Throughout human history, violence has failed to create peaceful communities in which the world’s people can live, thrive, and interact. Though some interpersonal (behavioral) or international (systemic) acts of violence and war may temporarily interrupt violence in the short term, violence always perpetuates violence. There is no way to create pace and safety with strategies based on violence. Only through means that are themselves peaceful and non-violent can anger and fear be relaxed, compassion cultivated, and peace realized.

We have been taught to believe that a beneficial way to influence the behavior of people whose actions disturb us is to judge them and threaten them with various degrees of violence, or by actually inflicting violence upon them. Though these actions may stem from a compassionate desire to contribute to the well-being of another person, all of these use punitive strategies based on the idea that the best way to influence the behavior of another person is by inflicting physical or psychological suffering upon them, rather than by discovering a strategy that would compassionately meet the needs of all involved. This education that emphasizes moralistic judgment of others as right or wrong and good or bad is based in a system of reward and punishment that is applied to self and others. Jesus challenged this method when he urged people to give up revenge and war and to utilize the power of revolutionary love. He urged his followers to turn from retribution and the notion of “an eye for an eye” to a compassionate way of “turning the other cheek” and “loving your enemies” (Matt 5:39, 44).

The main strategies available for dealing with violence are to ignore it, to use violence, or to call on the soul force of nonviolence. Jesus and the peacemakers featured in this book are aware that ignoring violence does not facilitate peace. In fact, the more that people ignore the violence within and among us, the more that violence is free to grow. Virtually every spiritual tradition has offered the view that violence creates more violence, and that rather than trying to find a way to peace, peace itself is the way.

All violence – personal, interpersonal, military, and institutional – is the result of an alienation from self, others, and God. It is a manifestation of the anxiety and anger that is alive when we think that we are separate beings, and that our thoughts and actions do not affect others. We have been taught to think that peace and love are things to be found outside of ourselves, in the future.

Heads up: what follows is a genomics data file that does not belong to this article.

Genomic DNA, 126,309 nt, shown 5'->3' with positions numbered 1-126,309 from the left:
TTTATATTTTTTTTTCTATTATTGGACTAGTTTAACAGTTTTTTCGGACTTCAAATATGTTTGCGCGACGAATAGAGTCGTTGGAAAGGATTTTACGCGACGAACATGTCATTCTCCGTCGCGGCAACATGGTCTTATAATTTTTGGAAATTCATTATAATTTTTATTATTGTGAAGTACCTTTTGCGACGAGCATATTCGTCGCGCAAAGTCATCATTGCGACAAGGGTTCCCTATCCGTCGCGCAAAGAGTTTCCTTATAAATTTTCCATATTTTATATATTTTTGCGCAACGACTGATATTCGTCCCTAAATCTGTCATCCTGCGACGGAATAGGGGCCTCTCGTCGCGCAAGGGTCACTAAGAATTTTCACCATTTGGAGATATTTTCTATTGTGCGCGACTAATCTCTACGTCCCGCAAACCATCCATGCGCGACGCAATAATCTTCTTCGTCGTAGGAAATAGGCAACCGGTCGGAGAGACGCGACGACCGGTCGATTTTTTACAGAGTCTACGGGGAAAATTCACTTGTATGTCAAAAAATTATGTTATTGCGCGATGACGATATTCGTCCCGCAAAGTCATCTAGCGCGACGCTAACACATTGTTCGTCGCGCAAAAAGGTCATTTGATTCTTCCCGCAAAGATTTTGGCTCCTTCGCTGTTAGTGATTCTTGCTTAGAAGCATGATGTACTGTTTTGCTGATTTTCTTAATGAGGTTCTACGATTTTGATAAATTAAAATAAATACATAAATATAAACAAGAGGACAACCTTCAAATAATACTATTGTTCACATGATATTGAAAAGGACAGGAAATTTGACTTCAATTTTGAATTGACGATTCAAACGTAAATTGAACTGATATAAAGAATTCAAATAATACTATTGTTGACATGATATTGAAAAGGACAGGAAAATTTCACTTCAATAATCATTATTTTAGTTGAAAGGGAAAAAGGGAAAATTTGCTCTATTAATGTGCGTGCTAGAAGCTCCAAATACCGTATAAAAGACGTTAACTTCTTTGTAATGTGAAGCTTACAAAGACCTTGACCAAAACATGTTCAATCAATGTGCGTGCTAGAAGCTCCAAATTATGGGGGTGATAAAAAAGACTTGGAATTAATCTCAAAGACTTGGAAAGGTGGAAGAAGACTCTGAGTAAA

Ultimately, whenever we participate in or enable violence against other people, we also hurt ourselves because we are all children of God, interconnected in one life. Like Cain, we are perpetuating violence against our own siblings. We are “one body in Christ,” inextricably linked, even with those who may want to harm or kills us.

The self-destructive dimensions of violence are especially apparent when we remember that all human beings have God-given potentials for spiritual growth and happiness, and that acts of violence done in revenge and hatred hinder any spiritual and emotional growth. Violence prevents our realizing who we are and who we might become on Jesus’ way to peace. Any violence against God’s creatures is violence against life itself that exacerbates the alienation that so many feel from themselves, from others, and from the love of God.

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Saint Catherine’s Baby

Excerpt from short story collection Saint Catherine’s Baby.

The moist air, surrounding the 16th century creation planted its wet kisses upon the cold stone walls, which slid luxuriously down its weathered face. The creeping ivy, chlorophyll pulsing through its dark green leaves, caressed the soft hearty moss. New generations of recently born shoots sprouted from the elder ivy’s fingertips, seeking their lone paths in the cracks of St. Catherine’s monastery.

The religious encampment had been built on the storm infested Western coast of Ireland; its founders seemingly intent on locating the most masochistic environment possible to beat their souls into sublime submission.

The last residing nun, Sister Rose Marie, had died a blessedly sudden and peaceful death at two in the afternoon, on an unusually balmy Easter Sunday, in the year of Our Lord 1968. She and a faithful supporter, Mrs. Bernadette O’Brien, mother of Walter O’Brien, had been on their knees praying in the chapel when it appeared that the good sister had a heart attack and keeled over quietly onto the floor.

“Her hands was frozen in prayer, they was,” Mrs. O’Brien had religiously repeated for years thereafter. “She had the smile of an angel.”

***

Shawn and Marcy didn’t give a witch’s ass about the history of St. Catherine’s. They’d been driving randomly from county to county, looking frequently in their rear view mirror; expecting nothing but trouble.

They’d discovered St. Catherine’s while returning from an off-the-road farm, where a farmer had given them a couple gallons of petrol from his broken down tractor. While carrying the fuel back in a couple of plastic milk containers, they accidentally turned right, instead of left to their energy starved car.